/ The Human Rights Ombudsman / Rights and duties of children
Rights and duties of children

The constitution provides that children enjoy special protection and care. The most important document governing children’s rights is the United Nations Convention on the Rights of the Child. By signing this convention, the state undertakes to ensure funds and measures whereby it will protect children from violence, battery, abuse and neglect. Special state protection is enjoyed by those children not cared for by their parents, and those that have no parents or that lack proper family care.

Children’s rights have an absolute quality, which means that they must be observed by parents as well as others. The most important right of children is that their parents care for them, and for their health, life and personal development. Children must be provided with the conditions for growth and for being prepared for independent life and work. Parents must create for their children the conditions for intellectual and moral development. They must ensure for their children freedom of expression, freedom of thought, conscience and religion, freedom of association and peaceful assembly. Parents must maintain their children, meaning that they must cover the costs of their living, raising, schooling and education. The extent of maintenance depends on the child’s needs and the capacities of the parents. Adult children must be maintained by their parents where owing to mental or physical disability the children are unable to look after themselves. The duty of maintenance also applies for adult children that are completing their studies, but this is somewhat mitigated. Such children are capable of work, so the parents are not bound to stretch their efforts to their absolute capacity.

Children are also given certain duties. In particular, children are bound to fulfil the decisions that their parents make in their interest. They must respect the instructions and advice of their parents, and assist them in work that is appropriate to their age and state of health. Such work may not, however, threaten the child’s education. Children are obliged to live with their parents or where the parents decide. Parents may achieve all of this through self-help, punishments and similar actions. After the age of 15, if children are working then they must contribute to their education and maintenance.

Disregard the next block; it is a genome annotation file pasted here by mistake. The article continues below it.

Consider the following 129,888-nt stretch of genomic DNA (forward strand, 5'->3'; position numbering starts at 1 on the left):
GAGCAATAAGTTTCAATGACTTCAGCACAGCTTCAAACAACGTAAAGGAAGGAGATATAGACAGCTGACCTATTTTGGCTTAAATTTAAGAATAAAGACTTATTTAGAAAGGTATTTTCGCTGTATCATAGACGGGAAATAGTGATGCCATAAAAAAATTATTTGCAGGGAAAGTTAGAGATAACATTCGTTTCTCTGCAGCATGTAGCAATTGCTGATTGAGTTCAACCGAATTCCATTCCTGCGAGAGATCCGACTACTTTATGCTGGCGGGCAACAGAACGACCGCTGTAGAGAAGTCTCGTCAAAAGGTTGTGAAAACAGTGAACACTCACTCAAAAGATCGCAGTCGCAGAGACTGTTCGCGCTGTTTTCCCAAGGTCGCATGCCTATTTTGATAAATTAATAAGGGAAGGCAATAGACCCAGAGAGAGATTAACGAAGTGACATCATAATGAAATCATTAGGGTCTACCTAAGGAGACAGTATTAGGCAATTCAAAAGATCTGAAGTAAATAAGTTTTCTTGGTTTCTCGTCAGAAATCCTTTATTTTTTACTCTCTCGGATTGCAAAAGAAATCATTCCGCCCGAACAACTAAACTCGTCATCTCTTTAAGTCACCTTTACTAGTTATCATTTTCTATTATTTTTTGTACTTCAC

Although children reach majority only at the age of 18, they are acknowledged a certain degree of majority at the age of 15. From that age, they may dispose independently of their earnings. They may themselves conclude legal transactions, although they still require the permission of their parents for those that would tend to have a major influence on their later life. They may take work and sign employment contracts, dispose of their own copyright and intellectual rights, and they may conduct their own civil litigation in the courts and write valid wills. On reaching the age of 15, children may marry and recognise paternity over their own children. Since in this way they become prematurely adult, they require the permission of a Social Work Centre, which permits this on the condition that the child is physically and mentally mature and capable of independent life.